Kyle: I just learned about this this year. A lot of things are evolving with cryptocurrency and the IRS ruled years ago that cryptocurrency is property, so it’s not a security currently. It’s treated as property, and you’re not subject to these wash sale rules under the current tax code. What this allows you to do is if there are losses, and there’s a big dip in the crypto markets, you could sell off all of your crypto and buy right back in and have no wash sales. Let’s say you have Bitcoin at 50,000, and it dips down to 35,000. You can sell your 1.1 bitcoin, and then buy back in at 1.5 and then you get a little bit more of the upside. When it goes back up, you still get to recognize that tax loss. You don’t get that advantage on securities. That’s the law as written right now. I wouldn’t count on that being the law going forward. This is an evolving space, and I think regulations typically lag behind what’s happened in the true market. Cryptocurrency has been traded more frequently, and the speed and volume of trading has increased exponentially in the last 12 months. I wouldn’t count on this being a rule going forward, but as it stands right now, you wouldn’t be subject to the wash sale rules on cryptocurrency.

Amar: Let’s say you buy Apple stock, and then you sell it. You have to wait 30 days, plus, before you can buy it again to avoid the wash sale rule. Most people with index funds have tried to find an index that closely resembles the original index that they bought, but they can’t be more than 70% similar or something like that. There’s an IRS rule breakout that’s around that.

With crypto, the biggest difference is you could sell or capture that loss and buy right in right away, and not have that 30 day wait. With the volatility that you see within the crypto space, this is a huge advantage. You can essentially tax loss harvest as much as possible, or as frequently as possible. One thing that we should say is that you’re resetting the basis though, and eventually, when you have that big of a gain, you’re going to have a larger capital gain just later on down the road.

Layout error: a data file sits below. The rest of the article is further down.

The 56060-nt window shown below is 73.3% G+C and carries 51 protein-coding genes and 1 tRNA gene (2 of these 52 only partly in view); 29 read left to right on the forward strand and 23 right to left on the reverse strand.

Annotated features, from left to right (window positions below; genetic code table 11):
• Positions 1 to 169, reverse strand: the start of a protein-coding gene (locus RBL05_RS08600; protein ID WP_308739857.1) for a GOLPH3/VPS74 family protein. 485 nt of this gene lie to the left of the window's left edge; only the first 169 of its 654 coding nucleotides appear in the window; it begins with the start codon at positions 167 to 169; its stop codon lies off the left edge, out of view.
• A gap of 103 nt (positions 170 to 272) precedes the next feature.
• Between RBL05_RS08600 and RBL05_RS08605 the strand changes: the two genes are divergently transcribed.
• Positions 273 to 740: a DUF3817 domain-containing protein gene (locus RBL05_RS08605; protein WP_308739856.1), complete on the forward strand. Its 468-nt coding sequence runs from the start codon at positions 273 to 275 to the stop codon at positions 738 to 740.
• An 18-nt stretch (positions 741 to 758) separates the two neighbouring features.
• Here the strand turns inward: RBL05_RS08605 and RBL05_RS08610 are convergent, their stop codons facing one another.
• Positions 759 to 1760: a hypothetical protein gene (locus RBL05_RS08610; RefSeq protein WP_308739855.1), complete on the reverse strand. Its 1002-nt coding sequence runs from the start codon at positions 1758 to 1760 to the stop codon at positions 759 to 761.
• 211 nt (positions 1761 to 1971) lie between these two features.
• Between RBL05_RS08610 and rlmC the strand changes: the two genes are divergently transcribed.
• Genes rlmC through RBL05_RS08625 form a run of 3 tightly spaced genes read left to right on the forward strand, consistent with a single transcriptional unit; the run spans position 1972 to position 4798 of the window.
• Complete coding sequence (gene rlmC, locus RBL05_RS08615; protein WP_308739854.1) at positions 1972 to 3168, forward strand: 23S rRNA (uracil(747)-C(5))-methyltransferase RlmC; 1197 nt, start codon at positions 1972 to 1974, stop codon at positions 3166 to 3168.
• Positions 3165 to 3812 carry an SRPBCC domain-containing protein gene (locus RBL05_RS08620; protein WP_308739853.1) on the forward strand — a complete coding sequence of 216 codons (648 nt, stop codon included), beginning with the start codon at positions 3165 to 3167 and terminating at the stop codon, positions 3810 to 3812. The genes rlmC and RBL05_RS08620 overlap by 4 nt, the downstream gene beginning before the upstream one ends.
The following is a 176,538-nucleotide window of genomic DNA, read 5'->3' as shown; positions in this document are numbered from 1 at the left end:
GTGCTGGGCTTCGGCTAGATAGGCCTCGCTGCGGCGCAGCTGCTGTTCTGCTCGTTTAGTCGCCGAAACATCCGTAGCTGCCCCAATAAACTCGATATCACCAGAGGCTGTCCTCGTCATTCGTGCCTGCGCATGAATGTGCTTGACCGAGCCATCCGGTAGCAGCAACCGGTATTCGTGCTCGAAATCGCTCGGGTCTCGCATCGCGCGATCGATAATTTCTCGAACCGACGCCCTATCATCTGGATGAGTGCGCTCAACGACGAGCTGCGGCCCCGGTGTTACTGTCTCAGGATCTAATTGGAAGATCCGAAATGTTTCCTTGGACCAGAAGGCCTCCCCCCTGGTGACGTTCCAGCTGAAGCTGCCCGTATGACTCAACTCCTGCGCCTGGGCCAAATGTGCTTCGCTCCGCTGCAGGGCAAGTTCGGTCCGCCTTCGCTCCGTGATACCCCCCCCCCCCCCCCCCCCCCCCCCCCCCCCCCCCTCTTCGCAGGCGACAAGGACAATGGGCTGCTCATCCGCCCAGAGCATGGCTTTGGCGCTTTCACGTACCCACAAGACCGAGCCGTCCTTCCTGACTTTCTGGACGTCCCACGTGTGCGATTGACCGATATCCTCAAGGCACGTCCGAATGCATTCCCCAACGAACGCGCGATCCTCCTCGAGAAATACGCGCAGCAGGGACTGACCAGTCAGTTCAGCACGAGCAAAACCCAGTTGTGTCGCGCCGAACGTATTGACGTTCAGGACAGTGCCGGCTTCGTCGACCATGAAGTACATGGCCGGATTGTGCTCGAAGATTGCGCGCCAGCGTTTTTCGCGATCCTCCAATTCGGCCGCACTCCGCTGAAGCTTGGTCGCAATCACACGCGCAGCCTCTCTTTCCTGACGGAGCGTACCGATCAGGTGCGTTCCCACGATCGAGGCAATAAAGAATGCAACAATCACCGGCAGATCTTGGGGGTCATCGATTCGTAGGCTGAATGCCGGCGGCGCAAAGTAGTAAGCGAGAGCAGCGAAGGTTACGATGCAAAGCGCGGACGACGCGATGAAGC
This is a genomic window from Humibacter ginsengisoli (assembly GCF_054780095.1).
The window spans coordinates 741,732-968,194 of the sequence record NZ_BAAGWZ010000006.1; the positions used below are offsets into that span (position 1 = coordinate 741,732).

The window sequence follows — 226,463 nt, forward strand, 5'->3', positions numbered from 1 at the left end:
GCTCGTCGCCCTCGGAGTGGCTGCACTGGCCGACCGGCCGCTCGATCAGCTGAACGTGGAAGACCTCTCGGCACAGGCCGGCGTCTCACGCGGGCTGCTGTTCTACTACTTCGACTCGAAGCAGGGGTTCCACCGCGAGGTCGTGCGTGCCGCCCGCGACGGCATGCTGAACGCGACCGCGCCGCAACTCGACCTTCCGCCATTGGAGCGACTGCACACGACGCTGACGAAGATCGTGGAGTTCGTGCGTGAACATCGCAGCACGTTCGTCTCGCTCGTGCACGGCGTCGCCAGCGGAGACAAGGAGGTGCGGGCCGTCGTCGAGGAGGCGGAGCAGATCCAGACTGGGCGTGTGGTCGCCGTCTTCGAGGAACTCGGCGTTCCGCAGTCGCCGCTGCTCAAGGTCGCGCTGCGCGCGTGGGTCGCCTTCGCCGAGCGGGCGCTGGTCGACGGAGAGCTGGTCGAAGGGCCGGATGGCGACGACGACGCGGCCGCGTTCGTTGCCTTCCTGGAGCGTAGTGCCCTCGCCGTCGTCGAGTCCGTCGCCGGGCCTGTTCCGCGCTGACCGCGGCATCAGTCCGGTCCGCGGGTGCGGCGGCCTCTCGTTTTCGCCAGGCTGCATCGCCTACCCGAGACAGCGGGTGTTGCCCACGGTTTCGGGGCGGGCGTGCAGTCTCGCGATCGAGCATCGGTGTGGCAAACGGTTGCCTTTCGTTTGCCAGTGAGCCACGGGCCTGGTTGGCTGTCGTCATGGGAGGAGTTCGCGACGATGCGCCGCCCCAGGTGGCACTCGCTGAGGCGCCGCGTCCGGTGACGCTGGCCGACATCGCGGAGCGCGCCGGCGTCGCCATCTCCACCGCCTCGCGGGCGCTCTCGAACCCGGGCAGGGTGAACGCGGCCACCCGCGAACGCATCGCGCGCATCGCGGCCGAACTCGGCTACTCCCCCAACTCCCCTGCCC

Kyle: That’s right. You’re also resetting your holding period. So, if you ever wanted to achieve the long-term capital gains, you’re setting yourself back on the clock to hit that 12-month horizon on long term capital gains versus short term capital gains.

Amar: What we’re trying to say is that, yes, this wash sale is a benefit for crypto investors, but you have to be careful, you have to look at your time period. If you’re a long-term investor, then this is probably more in line with that. You may be triggering short term capital gains, if you need to sell within 12 months, because you’re resetting that clock. Is there anything else that we should think about when we’re harvesting gains or doing a wash sale rules that we have a covered?

Kyle: I think the gist of it is that the IRS won’t let you take the tax loss until you have a true economic loss, right. There are a few small things you can do and keeping track of all your accounts and being aware of it will put you ahead of the curve.

Amar: Obviously, we’re just trying to provide education. Consult with your own tax advisor, your own investment advisor, to see if there’s strategies that apply to your specific situation.